This is a surprise?
- Now here's a copyright/trademark lawsuit about Harry Potter that actually makes some sense: A Swiss company's "Harry Popper" condoms have drawn the ire of Warner Brothers.
- In an English-language piece bearing remarkably few translation artifacts, Der Spiegel discusses a book asserting that perhaps the nineteenth-century industrialization of Germany arose from a lack of copyright, and thus failure to pay the authors. That, however, makes little sense; at that time, the author's typical share of proceeds was much the same as it is now — about one eighth of the purported selling price — and Heinrich Heine's comment illuminates what is really going on:
Heinrich Heine, for example, wrote to his publisher Julius Campe on October 24, 1854, in a rather acerbic mood: "Due to the tremendously high prices you have established, I will hardly see a second edition of the book anytime soon. But you must set lower prices, dear Campe, for otherwise I really don't see why I was so lenient with my material interests."
That is, line-item maximization was alive and well in 1850s Germany... as was the problem of fighting the last war, which was a critical element of Clausewitz's Vom Kriege published during that period.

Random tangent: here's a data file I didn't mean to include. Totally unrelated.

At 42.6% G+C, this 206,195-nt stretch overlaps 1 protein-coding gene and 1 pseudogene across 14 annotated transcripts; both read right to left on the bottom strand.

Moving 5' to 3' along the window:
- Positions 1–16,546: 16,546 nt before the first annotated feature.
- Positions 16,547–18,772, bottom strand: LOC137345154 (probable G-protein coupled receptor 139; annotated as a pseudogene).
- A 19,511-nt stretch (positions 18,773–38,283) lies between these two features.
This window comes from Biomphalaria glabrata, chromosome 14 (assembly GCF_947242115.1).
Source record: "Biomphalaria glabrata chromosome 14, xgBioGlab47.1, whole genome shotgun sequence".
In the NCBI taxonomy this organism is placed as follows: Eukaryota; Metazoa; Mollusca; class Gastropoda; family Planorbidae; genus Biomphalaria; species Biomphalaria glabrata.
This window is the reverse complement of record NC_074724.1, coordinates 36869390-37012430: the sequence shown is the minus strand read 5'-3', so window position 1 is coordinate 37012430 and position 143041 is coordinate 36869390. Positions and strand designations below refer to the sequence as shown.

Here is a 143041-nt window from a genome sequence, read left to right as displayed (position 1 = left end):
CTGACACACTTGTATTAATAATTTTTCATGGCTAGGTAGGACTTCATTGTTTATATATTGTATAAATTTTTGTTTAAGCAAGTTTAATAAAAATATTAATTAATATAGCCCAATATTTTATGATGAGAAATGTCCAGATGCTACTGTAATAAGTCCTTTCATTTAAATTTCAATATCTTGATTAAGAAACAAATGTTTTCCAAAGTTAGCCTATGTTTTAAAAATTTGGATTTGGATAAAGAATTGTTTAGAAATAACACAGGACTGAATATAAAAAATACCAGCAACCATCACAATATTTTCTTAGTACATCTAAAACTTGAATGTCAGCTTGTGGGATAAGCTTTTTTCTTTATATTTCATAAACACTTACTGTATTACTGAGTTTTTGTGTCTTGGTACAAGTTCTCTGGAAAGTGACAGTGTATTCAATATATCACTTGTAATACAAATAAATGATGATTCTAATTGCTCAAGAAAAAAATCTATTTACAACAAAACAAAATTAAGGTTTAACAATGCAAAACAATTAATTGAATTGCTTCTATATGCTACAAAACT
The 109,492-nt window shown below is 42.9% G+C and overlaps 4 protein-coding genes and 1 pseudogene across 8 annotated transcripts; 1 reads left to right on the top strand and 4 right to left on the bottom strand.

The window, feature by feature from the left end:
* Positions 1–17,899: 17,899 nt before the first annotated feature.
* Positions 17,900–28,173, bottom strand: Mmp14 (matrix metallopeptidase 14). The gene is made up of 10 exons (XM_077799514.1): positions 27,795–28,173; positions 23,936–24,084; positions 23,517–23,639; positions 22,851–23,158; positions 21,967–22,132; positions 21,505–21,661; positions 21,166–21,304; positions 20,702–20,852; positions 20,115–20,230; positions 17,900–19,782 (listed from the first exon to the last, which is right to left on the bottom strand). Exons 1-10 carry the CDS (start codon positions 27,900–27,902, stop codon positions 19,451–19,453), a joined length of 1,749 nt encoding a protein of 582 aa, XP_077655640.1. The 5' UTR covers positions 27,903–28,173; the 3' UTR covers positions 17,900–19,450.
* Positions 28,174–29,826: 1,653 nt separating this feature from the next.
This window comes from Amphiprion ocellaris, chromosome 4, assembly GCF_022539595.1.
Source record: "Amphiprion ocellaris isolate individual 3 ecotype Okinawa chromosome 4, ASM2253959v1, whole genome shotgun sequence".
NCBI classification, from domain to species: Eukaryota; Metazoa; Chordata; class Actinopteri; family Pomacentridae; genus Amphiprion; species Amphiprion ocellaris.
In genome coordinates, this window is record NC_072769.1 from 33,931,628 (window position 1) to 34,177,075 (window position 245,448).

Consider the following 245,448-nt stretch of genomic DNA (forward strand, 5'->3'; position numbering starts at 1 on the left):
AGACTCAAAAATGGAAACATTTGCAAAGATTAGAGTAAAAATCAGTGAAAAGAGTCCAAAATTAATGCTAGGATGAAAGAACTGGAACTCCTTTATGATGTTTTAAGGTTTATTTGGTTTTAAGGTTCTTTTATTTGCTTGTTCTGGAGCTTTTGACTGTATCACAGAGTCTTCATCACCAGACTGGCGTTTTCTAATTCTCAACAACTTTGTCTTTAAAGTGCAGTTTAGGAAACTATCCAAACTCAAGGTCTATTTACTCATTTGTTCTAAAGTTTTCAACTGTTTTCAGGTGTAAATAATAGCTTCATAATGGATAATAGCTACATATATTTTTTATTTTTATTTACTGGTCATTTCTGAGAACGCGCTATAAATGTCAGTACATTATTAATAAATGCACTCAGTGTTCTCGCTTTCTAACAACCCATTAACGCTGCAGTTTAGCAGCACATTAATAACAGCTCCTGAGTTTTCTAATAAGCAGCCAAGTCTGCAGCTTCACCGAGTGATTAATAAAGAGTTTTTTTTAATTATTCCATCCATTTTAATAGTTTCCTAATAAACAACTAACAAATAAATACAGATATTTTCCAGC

- But then, sometimes writers get some measure of vengeance. It's not just limited to TV, either; the Tuckerization of real persons (named after speculative fiction fan Wilson Tucker) occurs apace, oft without prior notice... as when both the remoras and I got blown up on page twenty, which sort of balances the acknowledgement in a rather sick way.
- Speaking of author compensation, some authors seem to be doing reasonably well... which is a fascinating counterpoint to the median first-novel commercial fiction advance of about $6k.
- What's more disturbing: That someone registered "Delicious" as a trademark for shoes, or that it's going to require a trial to determine whether the "unsophisticated consumer" would find Victoria's Secret's freebie shirt-thingies confusing (PDF)?